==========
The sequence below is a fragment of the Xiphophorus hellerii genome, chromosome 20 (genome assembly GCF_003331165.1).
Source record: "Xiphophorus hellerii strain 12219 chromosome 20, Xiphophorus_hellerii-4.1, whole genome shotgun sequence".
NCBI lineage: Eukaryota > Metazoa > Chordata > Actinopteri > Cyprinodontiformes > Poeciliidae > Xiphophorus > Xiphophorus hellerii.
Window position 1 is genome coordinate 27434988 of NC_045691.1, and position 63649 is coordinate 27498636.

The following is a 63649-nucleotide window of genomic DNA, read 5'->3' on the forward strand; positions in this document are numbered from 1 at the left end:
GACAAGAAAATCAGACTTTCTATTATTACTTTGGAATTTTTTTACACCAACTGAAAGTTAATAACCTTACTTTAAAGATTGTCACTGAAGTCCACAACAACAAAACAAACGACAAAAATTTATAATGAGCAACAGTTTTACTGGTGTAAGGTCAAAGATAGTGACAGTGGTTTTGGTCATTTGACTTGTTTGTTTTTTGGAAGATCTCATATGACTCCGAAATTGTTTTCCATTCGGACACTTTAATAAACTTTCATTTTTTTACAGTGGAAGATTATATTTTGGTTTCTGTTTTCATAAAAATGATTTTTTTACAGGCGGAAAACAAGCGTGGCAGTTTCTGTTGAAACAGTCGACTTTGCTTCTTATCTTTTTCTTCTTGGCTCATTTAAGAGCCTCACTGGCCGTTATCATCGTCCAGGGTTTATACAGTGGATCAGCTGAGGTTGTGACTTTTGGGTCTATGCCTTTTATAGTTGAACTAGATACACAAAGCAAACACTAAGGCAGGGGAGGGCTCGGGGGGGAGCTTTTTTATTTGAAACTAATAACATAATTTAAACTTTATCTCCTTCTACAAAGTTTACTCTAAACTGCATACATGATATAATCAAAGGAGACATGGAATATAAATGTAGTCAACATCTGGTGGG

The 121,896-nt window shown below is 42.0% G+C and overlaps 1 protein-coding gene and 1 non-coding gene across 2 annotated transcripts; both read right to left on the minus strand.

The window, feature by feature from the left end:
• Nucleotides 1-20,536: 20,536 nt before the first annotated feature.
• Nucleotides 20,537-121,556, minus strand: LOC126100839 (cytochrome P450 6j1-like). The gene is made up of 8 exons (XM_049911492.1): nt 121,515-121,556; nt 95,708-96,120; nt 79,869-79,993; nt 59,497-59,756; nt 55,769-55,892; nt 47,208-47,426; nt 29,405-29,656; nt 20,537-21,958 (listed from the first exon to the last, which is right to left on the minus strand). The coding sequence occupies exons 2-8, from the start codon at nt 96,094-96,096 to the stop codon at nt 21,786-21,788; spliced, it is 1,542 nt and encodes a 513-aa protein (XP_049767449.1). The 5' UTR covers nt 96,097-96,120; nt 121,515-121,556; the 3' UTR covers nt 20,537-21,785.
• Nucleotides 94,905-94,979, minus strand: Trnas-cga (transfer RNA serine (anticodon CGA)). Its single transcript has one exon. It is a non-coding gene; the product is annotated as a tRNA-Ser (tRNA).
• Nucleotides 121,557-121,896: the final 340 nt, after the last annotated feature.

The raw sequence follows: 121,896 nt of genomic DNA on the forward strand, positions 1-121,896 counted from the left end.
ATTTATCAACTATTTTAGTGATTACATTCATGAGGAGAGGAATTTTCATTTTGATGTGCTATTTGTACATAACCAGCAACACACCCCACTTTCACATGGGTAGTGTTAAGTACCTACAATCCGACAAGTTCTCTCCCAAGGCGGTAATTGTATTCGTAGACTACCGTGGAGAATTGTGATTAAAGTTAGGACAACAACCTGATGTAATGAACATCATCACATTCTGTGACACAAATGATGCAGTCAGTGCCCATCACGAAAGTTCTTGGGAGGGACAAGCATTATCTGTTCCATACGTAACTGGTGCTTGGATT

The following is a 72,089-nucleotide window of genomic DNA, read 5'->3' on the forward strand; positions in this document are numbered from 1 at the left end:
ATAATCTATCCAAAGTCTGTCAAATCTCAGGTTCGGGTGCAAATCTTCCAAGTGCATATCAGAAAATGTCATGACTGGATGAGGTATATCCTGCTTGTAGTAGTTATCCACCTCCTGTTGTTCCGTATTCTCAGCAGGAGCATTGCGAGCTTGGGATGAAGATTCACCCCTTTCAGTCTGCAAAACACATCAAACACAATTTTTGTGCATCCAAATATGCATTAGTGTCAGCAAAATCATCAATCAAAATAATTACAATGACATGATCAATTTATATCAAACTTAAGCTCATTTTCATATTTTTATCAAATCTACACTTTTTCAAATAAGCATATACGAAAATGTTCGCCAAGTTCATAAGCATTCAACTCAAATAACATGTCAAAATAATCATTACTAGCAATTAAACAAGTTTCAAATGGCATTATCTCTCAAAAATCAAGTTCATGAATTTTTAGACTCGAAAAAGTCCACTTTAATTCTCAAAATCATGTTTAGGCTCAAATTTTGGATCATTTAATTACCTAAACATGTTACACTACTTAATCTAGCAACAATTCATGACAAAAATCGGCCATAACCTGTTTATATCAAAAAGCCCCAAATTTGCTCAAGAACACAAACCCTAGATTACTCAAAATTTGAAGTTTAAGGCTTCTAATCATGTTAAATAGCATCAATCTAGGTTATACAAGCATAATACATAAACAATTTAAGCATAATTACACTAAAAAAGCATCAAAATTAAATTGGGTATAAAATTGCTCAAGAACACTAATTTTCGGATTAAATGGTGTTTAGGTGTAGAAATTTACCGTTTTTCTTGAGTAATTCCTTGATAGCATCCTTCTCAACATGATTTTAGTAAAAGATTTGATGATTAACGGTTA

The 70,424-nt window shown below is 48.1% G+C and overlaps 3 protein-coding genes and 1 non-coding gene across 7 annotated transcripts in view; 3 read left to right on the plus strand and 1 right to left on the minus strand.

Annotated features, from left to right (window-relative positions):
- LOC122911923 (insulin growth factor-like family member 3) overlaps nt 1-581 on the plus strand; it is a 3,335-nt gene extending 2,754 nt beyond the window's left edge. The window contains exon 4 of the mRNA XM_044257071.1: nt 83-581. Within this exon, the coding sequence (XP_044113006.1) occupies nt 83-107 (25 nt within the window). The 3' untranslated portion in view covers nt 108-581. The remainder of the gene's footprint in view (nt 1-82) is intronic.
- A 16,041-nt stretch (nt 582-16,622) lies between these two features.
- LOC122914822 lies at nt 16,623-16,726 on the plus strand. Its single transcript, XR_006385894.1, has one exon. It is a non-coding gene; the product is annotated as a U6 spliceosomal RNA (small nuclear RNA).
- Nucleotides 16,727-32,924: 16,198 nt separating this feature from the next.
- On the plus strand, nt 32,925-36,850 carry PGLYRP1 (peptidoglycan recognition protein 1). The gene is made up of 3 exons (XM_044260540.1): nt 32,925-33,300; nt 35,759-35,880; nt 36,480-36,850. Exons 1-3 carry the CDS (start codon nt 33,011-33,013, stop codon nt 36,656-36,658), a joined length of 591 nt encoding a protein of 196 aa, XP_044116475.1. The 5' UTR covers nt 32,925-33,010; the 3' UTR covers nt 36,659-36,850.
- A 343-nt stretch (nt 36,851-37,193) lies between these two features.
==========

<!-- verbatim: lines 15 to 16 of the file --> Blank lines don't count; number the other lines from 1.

The following is a 72,089-nucleotide window of genomic DNA, read 5'->3' on the forward strand; positions in this document are numbered from 1 at the left end:
ATAATCTATCCAAAGTCTGTCAAATCTCAGGTTCGGGTGCAAATCTTCCAAGTGCATATCAGAAAATGTCATGACTGGATGAGGTATATCCTGCTTGTAGTAGTTATCCACCTCCTGTTGTTCCGTATTCTCAGCAGGAGCATTGCGAGCTTGGGATGAAGATTCACCCCTTTCAGTCTGCAAAACACATCAAACACAATTTTTGTGCATCCAAATATGCATTAGTGTCAGCAAAATCATCAATCAAAATAATTACAATGACATGATCAATTTATATCAAACTTAAGCTCATTTTCATATTTTTATCAAATCTACACTTTTTCAAATAAGCATATACGAAAATGTTCGCCAAGTTCATAAGCATTCAACTCAAATAACATGTCAAAATAATCATTACTAGCAATTAAACAAGTTTCAAATGGCATTATCTCTCAAAAATCAAGTTCATGAATTTTTAGACTCGAAAAAGTCCACTTTAATTCTCAAAATCATGTTTAGGCTCAAATTTTGGATCATTTAATTACCTAAACATGTTACACTACTTAATCTAGCAACAATTCATGACAAAAATCGGCCATAACCTGTTTATATCAAAAAGCCCCAAATTTGCTCAAGAACACAAACCCTAGATTACTCAAAATTTGAAGTTTAAGGCTTCTAATCATGTTAAATAGCATCAATCTAGGTTATACAAGCATAATACATAAACAATTTAAGCATAATTACACTAAAAAAGCATCAAAATTAAATTGGGTATAAAATTGCTCAAGAACACTAATTTTCGGATTAAATGGTGTTTAGGTGTAGAAATTTACCGTTTTTCTTGAGTAATTCCTTGATAGCATCCTTCTCAACATGATTTTAGTAAAAGATTTGATGATTAACGGTTA